More than 30 years ago, when the revolution of personal computing was just beginning, I was one of many young people who knew what they wanted but found it just a little bit beyond grasp. Sometimes the challenge was availability, with many of the early PCs only available in certain models, in certain markets. Sometimes the mail order would only deliver to certain places. Often the barrier was simply the price, despite the efforts of Sir Clive. For me, DIY was without doubt the only option, as ready-made PCs were far too expensive. And so it was that I found myself spending most of my time with circuit designs, rough program outlines and plenty of cardboard mock-ups of the cases I might create, depending on which computer I might eventually build. Hand-drawn circuits, hand-written programs and cardboard computers. I did eventually build several computers, even some pretty powerful ones, but there was a certain special kind of excitement that comes with the cardboard phase that I thought my kids would never experience.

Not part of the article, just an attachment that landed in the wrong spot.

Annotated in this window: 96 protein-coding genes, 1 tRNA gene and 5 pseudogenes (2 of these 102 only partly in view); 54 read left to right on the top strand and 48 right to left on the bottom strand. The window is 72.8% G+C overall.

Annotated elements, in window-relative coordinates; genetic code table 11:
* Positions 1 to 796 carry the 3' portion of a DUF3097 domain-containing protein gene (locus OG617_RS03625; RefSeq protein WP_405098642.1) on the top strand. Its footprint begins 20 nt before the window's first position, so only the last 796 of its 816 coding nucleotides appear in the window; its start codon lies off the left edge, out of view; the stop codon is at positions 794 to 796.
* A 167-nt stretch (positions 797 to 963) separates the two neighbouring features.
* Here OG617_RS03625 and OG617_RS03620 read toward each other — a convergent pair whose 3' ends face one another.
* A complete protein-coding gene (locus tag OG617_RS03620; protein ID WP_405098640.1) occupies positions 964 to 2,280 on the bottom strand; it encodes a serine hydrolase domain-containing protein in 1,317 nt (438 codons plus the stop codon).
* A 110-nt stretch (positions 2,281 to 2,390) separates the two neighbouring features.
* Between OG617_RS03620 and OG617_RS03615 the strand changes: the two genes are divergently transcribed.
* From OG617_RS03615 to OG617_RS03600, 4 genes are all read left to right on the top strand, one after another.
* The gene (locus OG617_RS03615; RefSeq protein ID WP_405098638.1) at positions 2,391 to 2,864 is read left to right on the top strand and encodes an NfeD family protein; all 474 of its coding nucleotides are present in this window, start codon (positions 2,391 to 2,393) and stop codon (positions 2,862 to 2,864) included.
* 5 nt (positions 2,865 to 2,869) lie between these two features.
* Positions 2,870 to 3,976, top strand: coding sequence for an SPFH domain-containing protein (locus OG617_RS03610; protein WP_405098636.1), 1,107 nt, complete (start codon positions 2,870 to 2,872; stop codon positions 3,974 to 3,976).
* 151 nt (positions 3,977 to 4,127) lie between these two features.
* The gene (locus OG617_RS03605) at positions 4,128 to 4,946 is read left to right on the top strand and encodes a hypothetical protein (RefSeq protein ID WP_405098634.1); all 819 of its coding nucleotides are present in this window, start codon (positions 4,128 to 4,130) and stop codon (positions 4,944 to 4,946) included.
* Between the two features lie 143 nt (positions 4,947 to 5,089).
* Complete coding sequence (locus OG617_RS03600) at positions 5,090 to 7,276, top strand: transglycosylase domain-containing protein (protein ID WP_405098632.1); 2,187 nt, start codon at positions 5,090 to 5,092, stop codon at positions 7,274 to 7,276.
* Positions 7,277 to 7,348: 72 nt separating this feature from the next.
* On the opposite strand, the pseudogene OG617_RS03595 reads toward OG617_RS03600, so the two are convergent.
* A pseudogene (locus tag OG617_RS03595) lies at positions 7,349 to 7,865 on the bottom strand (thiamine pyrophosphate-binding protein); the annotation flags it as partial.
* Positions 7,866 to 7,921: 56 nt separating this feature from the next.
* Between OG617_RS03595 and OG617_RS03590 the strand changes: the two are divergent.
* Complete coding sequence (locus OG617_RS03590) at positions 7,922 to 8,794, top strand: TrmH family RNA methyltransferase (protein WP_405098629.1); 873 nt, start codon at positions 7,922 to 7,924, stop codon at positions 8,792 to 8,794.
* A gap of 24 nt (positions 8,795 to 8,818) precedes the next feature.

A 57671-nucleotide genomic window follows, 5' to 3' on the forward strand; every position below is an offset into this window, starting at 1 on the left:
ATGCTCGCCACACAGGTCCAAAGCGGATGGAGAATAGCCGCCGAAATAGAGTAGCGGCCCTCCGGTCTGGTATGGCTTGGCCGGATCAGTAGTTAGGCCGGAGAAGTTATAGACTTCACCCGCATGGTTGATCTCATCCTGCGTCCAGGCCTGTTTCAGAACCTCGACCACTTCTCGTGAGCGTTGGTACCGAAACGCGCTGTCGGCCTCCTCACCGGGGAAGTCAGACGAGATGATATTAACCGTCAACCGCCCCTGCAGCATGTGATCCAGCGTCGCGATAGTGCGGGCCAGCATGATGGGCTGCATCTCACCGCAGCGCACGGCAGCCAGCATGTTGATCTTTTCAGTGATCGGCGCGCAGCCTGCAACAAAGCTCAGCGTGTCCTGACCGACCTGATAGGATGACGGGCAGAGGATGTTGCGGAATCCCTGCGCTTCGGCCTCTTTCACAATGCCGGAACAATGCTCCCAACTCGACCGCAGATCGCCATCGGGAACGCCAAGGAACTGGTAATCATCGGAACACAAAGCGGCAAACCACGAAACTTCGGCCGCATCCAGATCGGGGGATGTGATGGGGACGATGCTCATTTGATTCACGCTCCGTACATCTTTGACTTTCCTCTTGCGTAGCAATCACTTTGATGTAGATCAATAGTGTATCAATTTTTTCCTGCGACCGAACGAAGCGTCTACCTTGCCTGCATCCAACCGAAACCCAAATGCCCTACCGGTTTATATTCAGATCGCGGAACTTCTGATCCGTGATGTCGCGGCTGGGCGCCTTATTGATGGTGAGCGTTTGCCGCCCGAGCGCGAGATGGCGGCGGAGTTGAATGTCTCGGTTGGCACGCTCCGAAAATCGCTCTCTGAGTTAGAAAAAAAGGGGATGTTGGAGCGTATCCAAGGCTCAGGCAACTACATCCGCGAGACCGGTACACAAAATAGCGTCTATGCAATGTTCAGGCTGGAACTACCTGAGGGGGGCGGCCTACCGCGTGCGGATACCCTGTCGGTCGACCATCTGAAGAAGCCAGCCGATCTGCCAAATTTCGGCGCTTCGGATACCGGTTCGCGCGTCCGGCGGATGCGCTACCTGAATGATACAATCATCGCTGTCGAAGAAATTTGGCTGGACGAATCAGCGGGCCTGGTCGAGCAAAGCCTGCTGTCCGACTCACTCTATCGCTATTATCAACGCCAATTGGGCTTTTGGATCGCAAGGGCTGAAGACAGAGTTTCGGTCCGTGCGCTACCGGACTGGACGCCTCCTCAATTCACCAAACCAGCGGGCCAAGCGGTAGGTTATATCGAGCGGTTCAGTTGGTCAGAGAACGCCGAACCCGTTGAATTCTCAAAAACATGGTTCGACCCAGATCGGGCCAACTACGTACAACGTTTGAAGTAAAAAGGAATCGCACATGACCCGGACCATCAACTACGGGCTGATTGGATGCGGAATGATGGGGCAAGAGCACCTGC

It seems I was wrong. Three decades later and some of my contemporaries have succeeded not only in recreating the buzz of the early days of personal computing, but in their adherence to the bare-bones philosophy they have resurrected the cardboard computer. I speak of the Raspberry Pi, the $35 /€30/£25 credit-card-sized computer. My kids want one. (I want one!) Since it comes without a case, there’s great interest in creating home-made cases. My younger son presented me with a life-sized paper model of what he wants to build, and he’s keen to learn how to shape Perspex. My older son is intrigued by the idea of mounting the Pi inside a keyboard, reminiscent of the old Commodore 64.
Thirty-odd years later, it’s like nothing has changed, and I’m loving it.